Skip to main content

Lighting and Video Design

Providing production-design and design-support services, training, and equipment for artists, designers, and production companies involved in all areas of live performance.  As a company, we exist to support and realize lighting, video, and staging ideas from the bar napkin to the last load-out. We provide conceptual rendering services, technical drawing services, pre-programming visualization systems and studios, GrandMA lighting console rentals and programming, advanced media server programming, video content production, as well as on-site lighting and video direction.



  • Tool
  • Godsmack
  • Sting
  • Eminem
  • Puscifer


  • Dan Hadley
  • Paul Normandale
  • Justin Collie
View Portfolio



1998 – The original problem I tried to solve was how to operate Vari*Lite VLMs seamlessly from the video system. The first experiment was to stripe the VHS content tapes with SMPTE on the audio tracks, and then mix the SMPTE through the audio mixing in the video mixer (Panasonic MX50). The mixed SMPTE would go to the Hog2 lighting console and trigger different cues depending on which content tape was live. This did actually work. I was impressed how the Hog2 could detect the strongest SMPTE signal and lock to it. It did, unfortunately, require an enormous amount of cues in the Hog2 which made it impractical.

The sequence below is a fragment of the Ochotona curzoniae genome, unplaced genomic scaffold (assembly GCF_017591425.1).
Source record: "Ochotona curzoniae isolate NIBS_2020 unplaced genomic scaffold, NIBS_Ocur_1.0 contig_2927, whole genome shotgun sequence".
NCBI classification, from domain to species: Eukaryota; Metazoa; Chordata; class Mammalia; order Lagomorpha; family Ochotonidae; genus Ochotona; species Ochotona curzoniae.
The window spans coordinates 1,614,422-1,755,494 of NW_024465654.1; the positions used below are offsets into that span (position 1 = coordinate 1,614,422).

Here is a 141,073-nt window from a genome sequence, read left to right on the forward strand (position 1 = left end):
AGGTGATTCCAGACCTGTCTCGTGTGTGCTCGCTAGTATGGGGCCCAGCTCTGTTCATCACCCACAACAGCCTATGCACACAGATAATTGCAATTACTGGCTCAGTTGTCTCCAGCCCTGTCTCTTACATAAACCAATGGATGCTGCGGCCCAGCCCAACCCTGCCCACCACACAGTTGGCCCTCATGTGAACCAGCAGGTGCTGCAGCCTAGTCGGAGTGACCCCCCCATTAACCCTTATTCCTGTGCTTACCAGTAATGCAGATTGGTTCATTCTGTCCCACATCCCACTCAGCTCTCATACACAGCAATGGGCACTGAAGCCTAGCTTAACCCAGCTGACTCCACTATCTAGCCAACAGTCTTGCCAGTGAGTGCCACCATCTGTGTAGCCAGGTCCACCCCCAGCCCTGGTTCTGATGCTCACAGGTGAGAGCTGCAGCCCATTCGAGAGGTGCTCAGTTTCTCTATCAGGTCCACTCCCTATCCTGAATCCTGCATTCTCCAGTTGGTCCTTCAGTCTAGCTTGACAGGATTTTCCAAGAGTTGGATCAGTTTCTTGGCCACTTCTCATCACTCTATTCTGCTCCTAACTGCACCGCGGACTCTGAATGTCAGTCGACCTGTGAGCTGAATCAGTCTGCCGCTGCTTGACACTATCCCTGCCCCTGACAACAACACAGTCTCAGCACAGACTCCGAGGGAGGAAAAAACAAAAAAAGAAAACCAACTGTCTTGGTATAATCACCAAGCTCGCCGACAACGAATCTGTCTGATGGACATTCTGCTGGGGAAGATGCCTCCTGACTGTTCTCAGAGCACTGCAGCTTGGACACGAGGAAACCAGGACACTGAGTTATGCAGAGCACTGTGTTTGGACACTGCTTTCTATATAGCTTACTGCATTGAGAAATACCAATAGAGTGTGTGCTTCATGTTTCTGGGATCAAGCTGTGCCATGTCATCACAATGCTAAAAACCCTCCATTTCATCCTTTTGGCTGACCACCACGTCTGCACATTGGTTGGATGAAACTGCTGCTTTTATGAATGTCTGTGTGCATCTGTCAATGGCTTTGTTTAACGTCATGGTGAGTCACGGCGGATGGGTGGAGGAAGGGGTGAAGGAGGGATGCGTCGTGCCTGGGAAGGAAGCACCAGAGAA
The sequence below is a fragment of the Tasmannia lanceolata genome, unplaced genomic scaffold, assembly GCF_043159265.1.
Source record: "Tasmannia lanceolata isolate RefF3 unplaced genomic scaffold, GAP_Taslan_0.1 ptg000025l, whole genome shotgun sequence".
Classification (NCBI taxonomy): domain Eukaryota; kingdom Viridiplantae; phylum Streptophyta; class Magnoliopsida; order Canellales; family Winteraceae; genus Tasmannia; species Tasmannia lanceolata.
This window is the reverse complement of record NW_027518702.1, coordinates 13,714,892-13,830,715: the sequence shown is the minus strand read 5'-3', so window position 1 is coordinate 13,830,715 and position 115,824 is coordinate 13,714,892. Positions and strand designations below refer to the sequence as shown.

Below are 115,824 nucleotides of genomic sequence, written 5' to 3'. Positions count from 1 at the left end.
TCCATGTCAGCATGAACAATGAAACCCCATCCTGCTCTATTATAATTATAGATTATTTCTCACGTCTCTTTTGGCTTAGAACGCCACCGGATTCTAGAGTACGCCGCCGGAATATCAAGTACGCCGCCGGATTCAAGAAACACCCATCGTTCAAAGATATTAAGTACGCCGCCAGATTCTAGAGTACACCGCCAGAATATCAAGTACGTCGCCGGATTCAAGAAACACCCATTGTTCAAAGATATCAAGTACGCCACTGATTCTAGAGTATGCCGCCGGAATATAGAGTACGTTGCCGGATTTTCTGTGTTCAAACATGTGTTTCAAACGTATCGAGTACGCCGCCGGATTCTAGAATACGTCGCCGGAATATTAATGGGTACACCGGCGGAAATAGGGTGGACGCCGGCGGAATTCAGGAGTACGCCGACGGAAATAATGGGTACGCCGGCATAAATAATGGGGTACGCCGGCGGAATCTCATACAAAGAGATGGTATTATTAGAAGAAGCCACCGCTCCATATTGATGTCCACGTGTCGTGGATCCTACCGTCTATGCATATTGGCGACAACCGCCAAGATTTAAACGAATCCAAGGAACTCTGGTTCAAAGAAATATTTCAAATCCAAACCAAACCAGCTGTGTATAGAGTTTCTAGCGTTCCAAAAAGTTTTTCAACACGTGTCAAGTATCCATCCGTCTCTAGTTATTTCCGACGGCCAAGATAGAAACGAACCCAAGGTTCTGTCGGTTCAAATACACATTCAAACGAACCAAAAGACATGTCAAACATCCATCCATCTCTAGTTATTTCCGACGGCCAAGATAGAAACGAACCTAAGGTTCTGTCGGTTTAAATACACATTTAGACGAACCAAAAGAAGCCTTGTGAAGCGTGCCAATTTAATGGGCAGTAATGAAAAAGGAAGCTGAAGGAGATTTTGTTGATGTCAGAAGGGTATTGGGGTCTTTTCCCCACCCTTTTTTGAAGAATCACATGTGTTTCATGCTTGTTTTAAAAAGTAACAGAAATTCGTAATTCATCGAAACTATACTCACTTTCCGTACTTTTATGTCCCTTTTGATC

1999 – Finding an array of MIDI-based VJ applications emerging from Europe, I started looking for ways to control them with the Hog2. The two that I found most useful were Videodelic by Eric Wenger of U&I Software and X<>Pose’ by Marco Hinic of Arkaos. I used an Artistic License DMX-to-MIDI box and started using Max/MSP to help the communication. This was the first time I was able to write a fixture profile for a video device, allowing it to be programmed in with the moving lights. Resolutions were 320×240 at best with simple effects and no mixing. It was first used for a Venice Underground (Peter DiStefano) show at the Arcadia on the Santa Monica Pier on September 21st, 2000.


2000 – The FFV Omega Deck was the first piece of broadcast video gear to hit the workbench and it was my first adventure with serial control protocols. Also for this version, I partnered with Doug Fleenor Design to build DMX to Rs-422 boxes called the D/mux56. With all these advances the NEV3 made it’s debut at The Tab in Atlanta May 15th, 2001, the first show of Tool’s Lateralus tour.


The NEV Series 7 was the height of the Max/MSP-based DMX Bridge. Where the NEV6 controlled analog video devices, the NEV7 Series controlled all SDI digital video devices.  The Panasonic MX70 mixer and FFV Omega Drive drivers saw the most use.


The first DMX Bridge Controller to be built on an embedded platform. It’s a collaboration between engineer Steve McIntyre of Anitech Systems, Inc. in Valencia, CA and Breckinridge Design (aka Diagonal Research).  It features changeable profiles on four independent channels so that four different devices can be controlled simultaneously. The embedded 1U rackmount design eliminates the need for the mouse, keyboard, and monitor, speeds up boot and shutdown times, increases the reliability, and reduces my exposure to software piracy.